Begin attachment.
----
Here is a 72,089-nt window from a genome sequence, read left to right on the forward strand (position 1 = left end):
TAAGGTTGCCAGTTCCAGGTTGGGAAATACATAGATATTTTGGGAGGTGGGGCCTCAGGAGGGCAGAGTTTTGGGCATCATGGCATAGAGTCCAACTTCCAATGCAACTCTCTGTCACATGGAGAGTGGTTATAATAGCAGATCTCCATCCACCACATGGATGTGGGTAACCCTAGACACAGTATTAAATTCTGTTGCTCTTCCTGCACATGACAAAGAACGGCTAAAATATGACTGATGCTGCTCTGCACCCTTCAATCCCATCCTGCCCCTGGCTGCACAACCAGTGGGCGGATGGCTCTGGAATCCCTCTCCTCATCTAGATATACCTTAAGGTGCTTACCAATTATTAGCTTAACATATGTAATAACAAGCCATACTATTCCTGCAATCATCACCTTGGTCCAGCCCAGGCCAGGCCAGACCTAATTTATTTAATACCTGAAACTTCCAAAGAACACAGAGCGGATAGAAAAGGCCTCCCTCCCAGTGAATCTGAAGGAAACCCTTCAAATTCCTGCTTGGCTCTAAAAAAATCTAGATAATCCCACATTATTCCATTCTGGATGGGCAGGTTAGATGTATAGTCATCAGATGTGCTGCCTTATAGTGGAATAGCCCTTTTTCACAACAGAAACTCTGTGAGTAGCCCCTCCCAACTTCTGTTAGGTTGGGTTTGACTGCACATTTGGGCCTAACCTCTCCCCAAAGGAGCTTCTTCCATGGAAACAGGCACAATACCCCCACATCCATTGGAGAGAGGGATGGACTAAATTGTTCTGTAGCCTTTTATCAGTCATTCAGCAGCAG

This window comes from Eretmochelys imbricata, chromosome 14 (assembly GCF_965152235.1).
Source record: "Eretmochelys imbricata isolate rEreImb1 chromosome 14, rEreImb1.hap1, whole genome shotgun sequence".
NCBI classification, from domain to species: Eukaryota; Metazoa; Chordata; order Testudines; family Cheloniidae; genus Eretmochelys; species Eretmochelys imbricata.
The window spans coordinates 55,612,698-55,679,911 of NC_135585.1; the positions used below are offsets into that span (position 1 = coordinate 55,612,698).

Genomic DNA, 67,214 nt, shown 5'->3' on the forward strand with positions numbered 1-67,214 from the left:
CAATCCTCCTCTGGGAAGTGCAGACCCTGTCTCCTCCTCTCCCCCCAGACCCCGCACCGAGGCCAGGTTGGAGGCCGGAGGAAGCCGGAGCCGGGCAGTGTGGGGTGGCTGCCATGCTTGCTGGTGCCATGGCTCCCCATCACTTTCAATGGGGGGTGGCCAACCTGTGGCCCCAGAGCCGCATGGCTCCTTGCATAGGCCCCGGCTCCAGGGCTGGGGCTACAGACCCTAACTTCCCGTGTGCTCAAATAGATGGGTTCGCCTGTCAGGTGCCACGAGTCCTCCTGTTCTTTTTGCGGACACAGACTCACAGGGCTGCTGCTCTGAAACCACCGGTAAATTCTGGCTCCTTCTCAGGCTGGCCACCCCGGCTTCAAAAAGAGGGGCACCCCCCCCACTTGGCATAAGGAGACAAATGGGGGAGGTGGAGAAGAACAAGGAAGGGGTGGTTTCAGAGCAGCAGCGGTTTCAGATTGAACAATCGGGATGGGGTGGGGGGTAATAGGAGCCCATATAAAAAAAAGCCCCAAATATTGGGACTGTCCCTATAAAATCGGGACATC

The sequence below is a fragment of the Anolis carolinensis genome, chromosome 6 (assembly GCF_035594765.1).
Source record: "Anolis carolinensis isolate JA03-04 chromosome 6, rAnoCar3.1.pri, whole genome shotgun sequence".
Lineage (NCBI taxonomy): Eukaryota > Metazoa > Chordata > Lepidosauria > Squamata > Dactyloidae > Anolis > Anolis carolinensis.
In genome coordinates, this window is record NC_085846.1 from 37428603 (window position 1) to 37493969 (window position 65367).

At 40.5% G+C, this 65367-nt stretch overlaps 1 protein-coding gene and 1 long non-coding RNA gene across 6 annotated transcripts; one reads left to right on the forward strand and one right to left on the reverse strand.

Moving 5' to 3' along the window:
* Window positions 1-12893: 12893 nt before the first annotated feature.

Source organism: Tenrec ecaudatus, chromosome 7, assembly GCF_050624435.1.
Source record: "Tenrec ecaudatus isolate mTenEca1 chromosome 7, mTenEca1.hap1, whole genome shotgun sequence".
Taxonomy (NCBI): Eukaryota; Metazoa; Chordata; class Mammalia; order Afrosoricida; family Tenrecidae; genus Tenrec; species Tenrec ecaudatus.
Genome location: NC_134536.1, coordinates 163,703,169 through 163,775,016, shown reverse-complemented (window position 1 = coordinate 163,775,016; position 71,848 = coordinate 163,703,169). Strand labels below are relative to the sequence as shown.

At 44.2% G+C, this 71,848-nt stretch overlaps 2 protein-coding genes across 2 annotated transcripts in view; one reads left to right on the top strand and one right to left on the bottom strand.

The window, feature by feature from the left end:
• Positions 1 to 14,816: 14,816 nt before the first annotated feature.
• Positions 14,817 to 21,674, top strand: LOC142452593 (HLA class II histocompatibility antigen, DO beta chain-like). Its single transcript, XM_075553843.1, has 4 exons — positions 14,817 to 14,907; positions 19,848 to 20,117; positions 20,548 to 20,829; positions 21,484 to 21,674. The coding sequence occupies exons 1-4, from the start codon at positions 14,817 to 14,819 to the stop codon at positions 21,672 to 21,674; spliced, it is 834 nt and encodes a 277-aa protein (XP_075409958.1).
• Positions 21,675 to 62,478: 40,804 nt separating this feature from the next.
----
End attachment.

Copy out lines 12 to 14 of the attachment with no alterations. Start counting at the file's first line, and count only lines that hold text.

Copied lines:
In genome coordinates, this window is record NC_085846.1 from 37428603 (window position 1) to 37493969 (window position 65367).

At 40.5% G+C, this 65367-nt stretch overlaps 1 protein-coding gene and 1 long non-coding RNA gene across 6 annotated transcripts; one reads left to right on the forward strand and one right to left on the reverse strand.

Moving 5' to 3' along the window: